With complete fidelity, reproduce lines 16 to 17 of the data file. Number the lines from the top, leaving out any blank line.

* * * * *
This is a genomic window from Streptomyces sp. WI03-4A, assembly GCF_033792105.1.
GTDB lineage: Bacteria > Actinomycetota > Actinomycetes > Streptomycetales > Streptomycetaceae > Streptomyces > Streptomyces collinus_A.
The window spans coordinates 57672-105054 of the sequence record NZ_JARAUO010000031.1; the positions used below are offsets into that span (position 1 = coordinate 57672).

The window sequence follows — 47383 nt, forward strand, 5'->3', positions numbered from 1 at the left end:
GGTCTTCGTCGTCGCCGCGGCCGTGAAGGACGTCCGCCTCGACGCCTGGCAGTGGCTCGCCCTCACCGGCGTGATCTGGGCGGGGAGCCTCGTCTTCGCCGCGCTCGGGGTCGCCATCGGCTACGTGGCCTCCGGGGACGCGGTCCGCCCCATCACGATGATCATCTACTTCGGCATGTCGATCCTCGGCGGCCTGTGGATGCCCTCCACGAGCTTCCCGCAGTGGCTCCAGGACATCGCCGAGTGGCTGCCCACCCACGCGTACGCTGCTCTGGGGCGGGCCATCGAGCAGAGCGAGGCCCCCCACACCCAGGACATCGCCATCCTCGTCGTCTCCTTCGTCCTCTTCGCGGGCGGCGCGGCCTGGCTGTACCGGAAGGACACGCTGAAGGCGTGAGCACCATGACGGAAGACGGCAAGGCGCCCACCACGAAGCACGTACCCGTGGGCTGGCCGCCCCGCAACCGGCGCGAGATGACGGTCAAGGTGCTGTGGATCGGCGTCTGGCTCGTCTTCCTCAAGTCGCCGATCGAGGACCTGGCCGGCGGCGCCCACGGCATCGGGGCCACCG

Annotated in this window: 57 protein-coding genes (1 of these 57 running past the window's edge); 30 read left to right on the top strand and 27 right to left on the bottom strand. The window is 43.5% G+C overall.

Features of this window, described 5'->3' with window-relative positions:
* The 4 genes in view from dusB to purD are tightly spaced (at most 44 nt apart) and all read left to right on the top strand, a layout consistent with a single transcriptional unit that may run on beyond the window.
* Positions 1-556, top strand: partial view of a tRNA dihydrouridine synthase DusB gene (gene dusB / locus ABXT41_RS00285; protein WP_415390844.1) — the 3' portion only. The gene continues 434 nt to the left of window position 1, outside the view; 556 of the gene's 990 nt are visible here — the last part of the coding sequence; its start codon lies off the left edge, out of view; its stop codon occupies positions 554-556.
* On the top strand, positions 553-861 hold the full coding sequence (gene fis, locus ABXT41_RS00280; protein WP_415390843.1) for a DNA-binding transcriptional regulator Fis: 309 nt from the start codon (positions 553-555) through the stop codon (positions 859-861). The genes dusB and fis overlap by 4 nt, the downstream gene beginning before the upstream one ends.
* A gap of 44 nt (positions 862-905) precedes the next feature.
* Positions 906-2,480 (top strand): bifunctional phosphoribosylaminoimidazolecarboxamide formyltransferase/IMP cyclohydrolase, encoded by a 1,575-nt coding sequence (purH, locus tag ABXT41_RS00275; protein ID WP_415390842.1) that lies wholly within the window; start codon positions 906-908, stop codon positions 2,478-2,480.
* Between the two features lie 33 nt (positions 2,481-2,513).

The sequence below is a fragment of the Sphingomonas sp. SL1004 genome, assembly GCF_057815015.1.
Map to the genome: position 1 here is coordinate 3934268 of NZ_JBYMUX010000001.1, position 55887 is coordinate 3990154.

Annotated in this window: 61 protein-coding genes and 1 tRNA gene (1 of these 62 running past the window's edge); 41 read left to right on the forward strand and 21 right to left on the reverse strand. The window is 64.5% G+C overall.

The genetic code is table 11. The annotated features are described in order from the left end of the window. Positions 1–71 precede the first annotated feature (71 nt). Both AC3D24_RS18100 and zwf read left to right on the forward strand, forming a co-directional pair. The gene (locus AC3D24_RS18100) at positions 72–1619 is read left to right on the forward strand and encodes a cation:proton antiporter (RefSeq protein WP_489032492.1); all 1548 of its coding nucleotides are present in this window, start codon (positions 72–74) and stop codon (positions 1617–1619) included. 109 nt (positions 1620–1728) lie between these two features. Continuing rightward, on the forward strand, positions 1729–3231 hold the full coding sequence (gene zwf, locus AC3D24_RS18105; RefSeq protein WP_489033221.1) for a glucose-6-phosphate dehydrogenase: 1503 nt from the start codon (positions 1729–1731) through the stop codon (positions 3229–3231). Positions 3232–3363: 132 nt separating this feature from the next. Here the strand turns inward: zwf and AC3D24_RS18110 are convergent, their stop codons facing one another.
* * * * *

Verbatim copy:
Annotated in this window: 61 protein-coding genes and 1 tRNA gene (1 of these 62 running past the window's edge); 41 read left to right on the forward strand and 21 right to left on the reverse strand. The window is 64.5% G+C overall.

The genetic code is table 11. The annotated features are described in order from the left end of the window. Positions 1–71 precede the first annotated feature (71 nt). Both AC3D24_RS18100 and zwf read left to right on the forward strand, forming a co-directional pair. The gene (locus AC3D24_RS18100) at positions 72–1619 is read left to right on the forward strand and encodes a cation:proton antiporter (RefSeq protein WP_489032492.1); all 1548 of its coding nucleotides are present in this window, start codon (positions 72–74) and stop codon (positions 1617–1619) included. 109 nt (positions 1620–1728) lie between these two features. Continuing rightward, on the forward strand, positions 1729–3231 hold the full coding sequence (gene zwf, locus AC3D24_RS18105; RefSeq protein WP_489033221.1) for a glucose-6-phosphate dehydrogenase: 1503 nt from the start codon (positions 1729–1731) through the stop codon (positions 3229–3231). Positions 3232–3363: 132 nt separating this feature from the next. Here the strand turns inward: zwf and AC3D24_RS18110 are convergent, their stop codons facing one another.